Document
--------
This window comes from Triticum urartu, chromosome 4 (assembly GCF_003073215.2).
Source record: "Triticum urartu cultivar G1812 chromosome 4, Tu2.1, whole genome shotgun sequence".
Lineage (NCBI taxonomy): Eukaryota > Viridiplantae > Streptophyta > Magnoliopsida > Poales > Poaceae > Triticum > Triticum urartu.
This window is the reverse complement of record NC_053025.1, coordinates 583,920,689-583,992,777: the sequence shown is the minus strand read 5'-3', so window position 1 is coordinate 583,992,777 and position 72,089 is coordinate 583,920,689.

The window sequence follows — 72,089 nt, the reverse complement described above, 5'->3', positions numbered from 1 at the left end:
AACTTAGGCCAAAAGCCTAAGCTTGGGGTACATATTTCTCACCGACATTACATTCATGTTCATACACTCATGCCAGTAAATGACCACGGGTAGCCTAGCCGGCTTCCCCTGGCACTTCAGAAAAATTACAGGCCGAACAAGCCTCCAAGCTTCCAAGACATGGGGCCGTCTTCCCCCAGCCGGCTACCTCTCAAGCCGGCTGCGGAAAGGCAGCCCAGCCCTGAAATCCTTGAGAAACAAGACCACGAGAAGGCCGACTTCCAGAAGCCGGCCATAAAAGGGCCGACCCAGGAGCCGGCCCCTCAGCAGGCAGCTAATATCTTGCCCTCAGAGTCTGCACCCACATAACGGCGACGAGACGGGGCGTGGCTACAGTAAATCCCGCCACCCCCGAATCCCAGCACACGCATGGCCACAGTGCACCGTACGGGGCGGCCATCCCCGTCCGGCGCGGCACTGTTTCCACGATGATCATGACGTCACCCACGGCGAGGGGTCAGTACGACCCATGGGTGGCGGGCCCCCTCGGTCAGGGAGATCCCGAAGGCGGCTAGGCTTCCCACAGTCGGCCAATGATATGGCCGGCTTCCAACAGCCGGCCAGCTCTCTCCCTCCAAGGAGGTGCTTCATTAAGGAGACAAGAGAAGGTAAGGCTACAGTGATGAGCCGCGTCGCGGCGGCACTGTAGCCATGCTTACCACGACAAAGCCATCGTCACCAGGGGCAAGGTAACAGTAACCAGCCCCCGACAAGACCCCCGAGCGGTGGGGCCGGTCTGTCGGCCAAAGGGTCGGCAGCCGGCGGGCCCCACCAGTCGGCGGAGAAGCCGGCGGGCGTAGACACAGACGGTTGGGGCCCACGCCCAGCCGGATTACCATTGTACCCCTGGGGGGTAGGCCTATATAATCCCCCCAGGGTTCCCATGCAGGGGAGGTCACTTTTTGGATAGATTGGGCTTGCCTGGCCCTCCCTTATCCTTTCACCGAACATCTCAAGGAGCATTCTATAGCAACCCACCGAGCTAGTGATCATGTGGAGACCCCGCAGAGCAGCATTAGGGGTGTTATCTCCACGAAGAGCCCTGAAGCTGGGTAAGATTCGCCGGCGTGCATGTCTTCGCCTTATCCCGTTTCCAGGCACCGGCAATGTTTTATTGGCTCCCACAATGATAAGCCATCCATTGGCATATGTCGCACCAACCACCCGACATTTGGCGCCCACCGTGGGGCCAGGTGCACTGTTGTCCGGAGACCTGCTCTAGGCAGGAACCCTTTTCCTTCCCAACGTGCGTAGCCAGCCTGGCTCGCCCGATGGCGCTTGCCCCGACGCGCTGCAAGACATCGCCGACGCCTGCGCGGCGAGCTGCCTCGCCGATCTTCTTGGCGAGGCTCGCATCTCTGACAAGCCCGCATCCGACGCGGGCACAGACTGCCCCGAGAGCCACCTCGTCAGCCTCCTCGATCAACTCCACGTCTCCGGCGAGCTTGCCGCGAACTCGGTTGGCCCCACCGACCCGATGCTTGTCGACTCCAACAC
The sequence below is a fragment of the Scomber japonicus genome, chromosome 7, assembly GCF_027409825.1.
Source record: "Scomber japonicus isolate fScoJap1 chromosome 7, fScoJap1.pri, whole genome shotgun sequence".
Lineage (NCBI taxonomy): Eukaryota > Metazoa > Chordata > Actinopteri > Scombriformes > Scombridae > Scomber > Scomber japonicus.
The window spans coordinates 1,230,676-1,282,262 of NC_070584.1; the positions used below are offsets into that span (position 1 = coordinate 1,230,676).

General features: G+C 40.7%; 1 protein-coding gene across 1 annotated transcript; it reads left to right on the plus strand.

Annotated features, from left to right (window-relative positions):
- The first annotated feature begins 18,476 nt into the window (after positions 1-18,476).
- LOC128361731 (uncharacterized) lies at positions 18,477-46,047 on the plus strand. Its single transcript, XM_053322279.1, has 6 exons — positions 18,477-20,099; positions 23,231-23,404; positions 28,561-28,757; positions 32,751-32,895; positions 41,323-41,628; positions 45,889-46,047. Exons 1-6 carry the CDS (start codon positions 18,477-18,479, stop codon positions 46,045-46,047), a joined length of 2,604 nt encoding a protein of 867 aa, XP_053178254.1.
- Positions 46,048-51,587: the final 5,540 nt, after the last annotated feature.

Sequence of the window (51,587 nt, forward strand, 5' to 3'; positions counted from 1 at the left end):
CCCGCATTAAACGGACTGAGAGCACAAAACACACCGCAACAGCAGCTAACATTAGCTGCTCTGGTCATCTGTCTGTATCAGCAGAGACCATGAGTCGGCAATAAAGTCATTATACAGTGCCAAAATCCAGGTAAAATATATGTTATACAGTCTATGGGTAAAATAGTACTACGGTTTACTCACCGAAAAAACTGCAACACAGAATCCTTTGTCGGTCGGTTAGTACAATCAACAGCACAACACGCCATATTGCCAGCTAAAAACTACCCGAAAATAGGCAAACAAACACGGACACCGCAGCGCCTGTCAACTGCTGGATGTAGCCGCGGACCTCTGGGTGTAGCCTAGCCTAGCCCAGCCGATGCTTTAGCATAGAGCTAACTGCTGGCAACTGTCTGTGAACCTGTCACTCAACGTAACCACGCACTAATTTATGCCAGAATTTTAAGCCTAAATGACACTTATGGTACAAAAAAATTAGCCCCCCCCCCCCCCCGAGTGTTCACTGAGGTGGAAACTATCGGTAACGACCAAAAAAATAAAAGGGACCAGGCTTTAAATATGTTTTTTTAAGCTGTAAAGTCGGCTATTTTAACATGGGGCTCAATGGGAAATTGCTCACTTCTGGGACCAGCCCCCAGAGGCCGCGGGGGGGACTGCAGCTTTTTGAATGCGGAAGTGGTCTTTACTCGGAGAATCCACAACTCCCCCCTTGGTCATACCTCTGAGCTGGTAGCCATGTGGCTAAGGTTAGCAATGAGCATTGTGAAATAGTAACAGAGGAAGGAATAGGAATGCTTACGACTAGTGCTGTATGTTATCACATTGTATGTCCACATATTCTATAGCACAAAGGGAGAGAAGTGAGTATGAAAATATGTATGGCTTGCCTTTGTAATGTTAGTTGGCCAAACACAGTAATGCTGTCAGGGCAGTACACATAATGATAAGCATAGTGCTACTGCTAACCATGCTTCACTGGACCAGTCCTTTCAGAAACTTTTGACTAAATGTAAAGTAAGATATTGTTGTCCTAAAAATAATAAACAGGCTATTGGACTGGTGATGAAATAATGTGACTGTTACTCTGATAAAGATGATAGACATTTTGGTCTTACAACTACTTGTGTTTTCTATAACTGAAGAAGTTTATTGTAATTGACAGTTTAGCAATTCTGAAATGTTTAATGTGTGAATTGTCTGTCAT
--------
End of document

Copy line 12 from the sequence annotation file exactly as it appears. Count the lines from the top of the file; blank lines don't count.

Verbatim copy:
Annotated features, from left to right (window-relative positions):